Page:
Welsh Assembly

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Saturday, 27 November 2010

Wales: last on the Coalition's list.

I was scared this May when a coalition between the Liberal Democrats and the Conservative Party was declared. I knew that the next few years, at least, would be harsh and bleak. I knew that the Tories, albeit with a weak mandate, would use the deficit to justify the cuts they had been itching to make. Neil Kinnock's words echoed in my ears. 

I hoped that living in Wales, where the Assembly is Labour controlled, would provide a balustrade against the cuts. In Wales, Labour still had a mandate to govern. We lost Cardiff North by just 194 votes but the Tories were expecting to win by thousands, and the results wiped the smirks off their faces. We kept  Swansea West in the face of stiff competition from the Liberal Democrats and we won back the iconic seat of Blaenau Gwent from an Independent. 

Within weeks it became clear that the new government were not interested in Wales and it seems to some that they are deliberately hostile. Our budget fell by £162.5m in May. This was despite the conclusion of the independent Holtham Commission, that Wales is underfunded by £300m a year. The cuts are a third more than the UK average.

This autumn the Conservative controlled government seem to aim more punitive measures at Wales.

First, at the beginning of October the coalition announced that the passport office in Newport was due to close. As it happens, I was being interviewed for a job that day by Paul Flynn, MP for Newport West. He had heard the news an hour or so before it was released to the press, and he spoke emotively to me of the impact that losing 300 good jobs could have in the working class town of Newport. The passport office has been there for over forty years and is the only passport office in Wales. 

New blows would come in November. On the 23rd of November the Chief Secretary to the Treasury, Danny Alexander, visited Cardiff and made the statement that there would be no change to the Barnett formula until the economic crisis is "resolved".

The Barnett formula is the formula from which the money allocated to Wales is decided. Last year Health Minister Edwina Hart memorably declared that "Barnett is bust", as Wales is said to be chronically underfunded.  Despite the fact that funding for education is £500 a child less than England and that Wales has some of the most deprived communities in the UK, the Coalition still seemed to have Wales last on the list.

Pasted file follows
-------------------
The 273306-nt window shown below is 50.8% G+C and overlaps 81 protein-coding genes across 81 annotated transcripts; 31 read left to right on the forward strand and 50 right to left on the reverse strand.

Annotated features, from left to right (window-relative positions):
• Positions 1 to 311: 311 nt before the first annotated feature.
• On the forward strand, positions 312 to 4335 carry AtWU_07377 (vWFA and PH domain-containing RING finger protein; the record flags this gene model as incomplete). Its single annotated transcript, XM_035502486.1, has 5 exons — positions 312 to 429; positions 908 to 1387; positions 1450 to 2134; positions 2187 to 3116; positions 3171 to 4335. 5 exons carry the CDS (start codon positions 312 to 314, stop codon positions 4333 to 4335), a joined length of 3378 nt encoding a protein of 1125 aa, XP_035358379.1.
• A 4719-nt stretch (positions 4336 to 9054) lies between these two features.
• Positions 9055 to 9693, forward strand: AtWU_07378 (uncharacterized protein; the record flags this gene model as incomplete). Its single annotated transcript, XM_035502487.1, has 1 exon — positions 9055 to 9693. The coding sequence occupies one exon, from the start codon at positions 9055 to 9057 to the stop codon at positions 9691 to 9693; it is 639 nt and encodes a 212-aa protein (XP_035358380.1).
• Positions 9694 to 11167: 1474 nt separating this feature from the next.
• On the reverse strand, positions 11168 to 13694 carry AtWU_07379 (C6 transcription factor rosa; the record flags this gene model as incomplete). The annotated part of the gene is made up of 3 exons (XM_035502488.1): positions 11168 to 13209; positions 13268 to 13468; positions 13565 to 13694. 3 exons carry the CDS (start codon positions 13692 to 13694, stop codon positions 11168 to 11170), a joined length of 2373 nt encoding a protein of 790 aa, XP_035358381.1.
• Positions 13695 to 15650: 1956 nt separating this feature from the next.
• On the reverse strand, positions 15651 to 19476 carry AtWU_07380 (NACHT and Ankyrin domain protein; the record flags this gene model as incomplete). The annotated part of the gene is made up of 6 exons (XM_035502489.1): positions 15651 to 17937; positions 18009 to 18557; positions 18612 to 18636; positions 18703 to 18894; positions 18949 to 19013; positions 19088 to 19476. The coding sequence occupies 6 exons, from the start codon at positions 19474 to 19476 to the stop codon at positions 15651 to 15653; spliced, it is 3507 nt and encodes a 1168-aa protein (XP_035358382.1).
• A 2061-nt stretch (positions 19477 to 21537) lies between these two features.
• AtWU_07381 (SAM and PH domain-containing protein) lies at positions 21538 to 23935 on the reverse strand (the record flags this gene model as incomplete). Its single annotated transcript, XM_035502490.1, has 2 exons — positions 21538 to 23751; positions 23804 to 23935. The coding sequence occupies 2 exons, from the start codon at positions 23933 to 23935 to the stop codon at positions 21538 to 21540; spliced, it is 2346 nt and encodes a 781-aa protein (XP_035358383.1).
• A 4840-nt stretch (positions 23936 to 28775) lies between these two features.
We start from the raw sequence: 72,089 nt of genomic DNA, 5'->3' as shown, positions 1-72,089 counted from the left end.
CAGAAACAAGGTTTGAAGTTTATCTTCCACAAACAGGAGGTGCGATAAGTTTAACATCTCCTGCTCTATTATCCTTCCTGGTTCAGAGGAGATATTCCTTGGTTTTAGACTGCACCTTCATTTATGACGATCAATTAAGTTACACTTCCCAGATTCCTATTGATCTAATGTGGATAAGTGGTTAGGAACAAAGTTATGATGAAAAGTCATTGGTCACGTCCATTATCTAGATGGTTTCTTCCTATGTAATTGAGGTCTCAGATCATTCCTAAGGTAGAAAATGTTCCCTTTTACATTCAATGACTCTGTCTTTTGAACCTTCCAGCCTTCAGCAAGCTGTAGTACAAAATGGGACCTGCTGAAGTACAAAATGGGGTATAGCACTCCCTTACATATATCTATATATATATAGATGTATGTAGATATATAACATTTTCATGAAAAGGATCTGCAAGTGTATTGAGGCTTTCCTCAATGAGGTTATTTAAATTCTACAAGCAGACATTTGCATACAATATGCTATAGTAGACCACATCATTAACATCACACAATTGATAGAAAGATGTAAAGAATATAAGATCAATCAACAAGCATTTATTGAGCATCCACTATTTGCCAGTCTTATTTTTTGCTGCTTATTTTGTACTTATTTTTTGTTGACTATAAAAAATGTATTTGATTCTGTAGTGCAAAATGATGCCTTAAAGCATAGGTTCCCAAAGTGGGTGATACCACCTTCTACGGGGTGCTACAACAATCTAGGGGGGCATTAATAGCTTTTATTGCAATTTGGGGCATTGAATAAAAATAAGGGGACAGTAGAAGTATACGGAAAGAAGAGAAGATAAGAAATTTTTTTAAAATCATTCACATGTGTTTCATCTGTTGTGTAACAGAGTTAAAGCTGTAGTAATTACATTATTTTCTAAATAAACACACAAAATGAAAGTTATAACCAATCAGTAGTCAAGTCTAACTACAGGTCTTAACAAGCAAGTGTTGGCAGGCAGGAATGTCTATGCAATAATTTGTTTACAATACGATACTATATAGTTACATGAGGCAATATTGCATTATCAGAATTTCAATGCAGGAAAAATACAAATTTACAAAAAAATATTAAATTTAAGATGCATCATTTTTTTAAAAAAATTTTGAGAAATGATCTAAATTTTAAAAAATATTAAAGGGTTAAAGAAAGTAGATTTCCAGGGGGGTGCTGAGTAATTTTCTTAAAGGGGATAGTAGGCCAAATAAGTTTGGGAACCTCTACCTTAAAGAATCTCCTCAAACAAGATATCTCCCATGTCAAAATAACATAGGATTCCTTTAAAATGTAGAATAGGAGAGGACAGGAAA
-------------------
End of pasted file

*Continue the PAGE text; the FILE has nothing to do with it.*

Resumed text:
On the 25th November the UK Transport Minister Philip Hammond scrapped the electrification of the railway line from London to Cardiff and Swansea. The government is continuing to invest £8bn on railways across the country but Wales is missing out. Aside from the unfairness of this, I am fearful of the result this will have on jobs and trade in Wales compared to areas where the railways have been electrified. 

Paul Flynn MP made a statement that along with the closure of the Newport Passport Office, changes to the way S4C is funded and the cancellation of the RAF St Athan project as policies instituted by the UK government that have hurt Wales.

Ministers in the Labour led government in the Senedd last week released the draft of the Welsh budget, doing what they can with the money given from Westminster. Although a lot of commentators have compared it to the release of the Scottish budget, Wales is operating with half of the funding of Scotland and does not have tax varying powers. Wales also chose to plan for the long term, while the Scottish budget only covers up until 2012. 

The Welsh budget was announced by Business and Budget Minister Jane Hutt, and I was relieved to see that it seemed to take a much more fair approach than the Westminster budget. Yvette Cooper has launched a well aimed and bruising attack on the Westminster budget, pointing out how it makes scapegoats of the most vulnerable in society, particularly women. 

Jane Hutt has stepped away from this, retaining and introducing a number of progressive measures. Flagship Assembly policies such as free bus passes, free prescriptions and free hospital car parks have been retained. The EMA that has been controversially scrapped in England will be reinstituted in Wales. This year the Assembly launched a 4.4.m, six year initiative called "Right to be Safe", targeting domestic abuse and they have announced they will not be scrapping this measure. This is an extremely positive measure, especially as incidents of domestic violence tend to rise when the economy is poor. 

The Special Policy Conference held last weekend in Cardiff also established the fact that the Welsh Labour Party is committed to continuing this after the elections in May 2011. A new initiative to help older people to pay for care is in the pipeline. Carwyn Jones also added that, "The people of Wales can be sure of one thing – we will do  everything we can to protect our public services, the vulnerable and the fragile economic recovery, despite the hand we have been ‘dealt’." 

The public seem to be approving of the message that Welsh Labour is sending out. On 25th November an ITV poll placed support for Labour at 44%. Welsh Labour has six months to maintain and improve that result before the Assembly Elections. With some really excellent and high profile candidates such as Julie Morgan and a far more fair and progressive budget that Westminster, that is definitely something we can achieve.

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